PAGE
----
A zone specific approach to management of penetrating neck trauma

A Zone-Specific Approach to Management of Penetrating Neck Trauma


Zones i iii

Zones I & III

  • Very difficult surgical access

  • Angiography indicated in all but the most unstable patients

  • Unstable  O.R.

    • large expanding hematoma, severe active or pulsatile bleeding, shock unresponsive to fluids, signs of cerebral infarction, presence of a bruit or thrill, and diminished distal pulses

  • Otherwise: angio & observe


Zone ii management

Zone II Management

  • Remains most controversial


Insull 2007

Insull, 2007

  • Retrospective review of 63 pt. w/ only Zone II penetrating neck trauma in New Zealand

  • Hard signs:

    • Active external bleeding, neck bruit, or thrill

    • Expansive, pulsatile hematoma

    • Dysphagia

    • Hoarseness

    • Subcutaneous emphysema

    • Sucking neck wound

    • Neurological deficit


Insull 20071

Insull, 2007


Insull 20072

Insull, 2007

  • Multivariable regression analysis

    • Hard signs were predictive of positive neck exploration

    • No other variables were significant predictors

  • Bayesian parameters re. hard signs

    • Sensitivity 93%

    • Specificity 96%

    • Positive predictive value 87%

    • Negative predictive value 98%


Insull 20073

Insull, 2007

  • No complications of neck exploration

  • No missed injuries

  • If patients had been managed solely on basis Px without investigations, 1 injury would have been missed (foreign body)


Which c t

Which C T ?


Contrast ct

14 pt w/ Zone II injury, prospective

Surgical findings compared to high and low probability CT findings

3 patients had 5 surgical findings

4 of 5 were diagnosed by CT

Sens: 100% Spec: 91%

PPV: 75% NPV: 100%

Contrast CT

Clinical Exam

Contrast CT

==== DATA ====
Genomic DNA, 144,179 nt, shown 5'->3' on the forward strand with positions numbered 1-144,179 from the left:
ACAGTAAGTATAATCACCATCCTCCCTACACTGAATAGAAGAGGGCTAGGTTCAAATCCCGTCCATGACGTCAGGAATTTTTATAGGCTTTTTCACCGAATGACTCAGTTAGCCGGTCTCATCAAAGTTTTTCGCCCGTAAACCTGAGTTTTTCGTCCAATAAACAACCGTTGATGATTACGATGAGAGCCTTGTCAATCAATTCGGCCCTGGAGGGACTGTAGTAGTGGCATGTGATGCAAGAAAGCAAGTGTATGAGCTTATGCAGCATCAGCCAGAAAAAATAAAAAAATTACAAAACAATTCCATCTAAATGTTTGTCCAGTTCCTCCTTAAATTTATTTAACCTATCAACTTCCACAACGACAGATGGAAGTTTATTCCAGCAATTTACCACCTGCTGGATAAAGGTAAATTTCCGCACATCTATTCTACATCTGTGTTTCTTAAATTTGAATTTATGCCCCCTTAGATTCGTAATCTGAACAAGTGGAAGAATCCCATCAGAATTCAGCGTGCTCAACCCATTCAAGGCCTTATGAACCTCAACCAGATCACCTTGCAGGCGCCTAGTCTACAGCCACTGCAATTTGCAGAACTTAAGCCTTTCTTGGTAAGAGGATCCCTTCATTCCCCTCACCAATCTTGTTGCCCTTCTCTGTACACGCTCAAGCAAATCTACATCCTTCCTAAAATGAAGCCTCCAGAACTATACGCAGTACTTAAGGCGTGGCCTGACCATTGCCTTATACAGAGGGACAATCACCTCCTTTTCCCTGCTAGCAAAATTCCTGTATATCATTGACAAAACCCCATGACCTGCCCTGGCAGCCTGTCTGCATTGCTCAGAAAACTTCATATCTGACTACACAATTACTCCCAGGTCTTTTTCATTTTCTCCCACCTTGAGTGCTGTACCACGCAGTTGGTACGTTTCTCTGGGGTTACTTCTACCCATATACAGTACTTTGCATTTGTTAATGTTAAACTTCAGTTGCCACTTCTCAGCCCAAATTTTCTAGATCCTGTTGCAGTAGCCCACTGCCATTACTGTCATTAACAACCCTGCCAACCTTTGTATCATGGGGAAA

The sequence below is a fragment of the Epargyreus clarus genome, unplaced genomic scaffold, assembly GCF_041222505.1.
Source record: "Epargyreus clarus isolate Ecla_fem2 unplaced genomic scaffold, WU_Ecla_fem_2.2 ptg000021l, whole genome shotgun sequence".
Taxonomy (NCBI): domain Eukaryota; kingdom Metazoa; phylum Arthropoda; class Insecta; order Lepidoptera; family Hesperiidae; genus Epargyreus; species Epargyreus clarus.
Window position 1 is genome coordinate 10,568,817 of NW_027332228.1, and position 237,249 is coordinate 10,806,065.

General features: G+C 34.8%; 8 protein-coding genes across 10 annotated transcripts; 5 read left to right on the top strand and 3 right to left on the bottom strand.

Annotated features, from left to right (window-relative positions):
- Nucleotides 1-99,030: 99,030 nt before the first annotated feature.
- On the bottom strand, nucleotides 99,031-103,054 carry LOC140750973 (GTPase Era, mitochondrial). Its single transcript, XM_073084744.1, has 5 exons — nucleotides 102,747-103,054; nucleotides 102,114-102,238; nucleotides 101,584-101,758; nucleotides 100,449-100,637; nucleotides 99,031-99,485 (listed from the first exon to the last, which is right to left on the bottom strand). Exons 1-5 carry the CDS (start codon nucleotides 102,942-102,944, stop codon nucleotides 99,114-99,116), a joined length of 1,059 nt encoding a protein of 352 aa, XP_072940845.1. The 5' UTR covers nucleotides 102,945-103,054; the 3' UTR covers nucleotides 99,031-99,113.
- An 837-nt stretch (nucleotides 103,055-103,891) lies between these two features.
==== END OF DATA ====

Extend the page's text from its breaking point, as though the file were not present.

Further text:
Surgeon reads CT

Surgery


Dynamic ct

Prospective blinded study, DCT vs. Px

42 patients not requiring emergent surgery

250 cc contrast, 0.5 cm cuts

Result: minimal contribution to clinical exam & esophagoscopy, no change in surgical intervention

Dynamic CT

Clinical Exam

Dynamic CT

Esophagoscopy

Surgery


Ct angiography

CT Angiography

  • Retrospective review

  • N=130, zone II

  • 34 patients had CTA, 96 did not

  • Significantly fewer neck explorations among pt w/ CTA

  • (No comparison to clinical exam or conventional angiography; no reports on sens, spec, PPV, NPV)


Ct angiography with 3 d reconstruction

CT Angiography with 3-D Reconstruction


Case revisited

Case Revisited

  • Contrast CT: penrose drain; no vascular, aerodigestive, or nerve injury identified

  • Neck exploration: negative

  • Course in Hospital: observed x48 hours then D/C’d home on oral Abx


Take home messages

Take Home Messages

  • Management of penetrating neck trauma is controversial

  • Selective surgical management is common practice

  • Variety of investigations available

  • Physical exam alone is very useful and may be sufficient

  • Adoption of unified, evidence-based approach to management of PNT is elusive

  • Limited literature in pediatric population


Discussion3

Discussion

  • Thanks.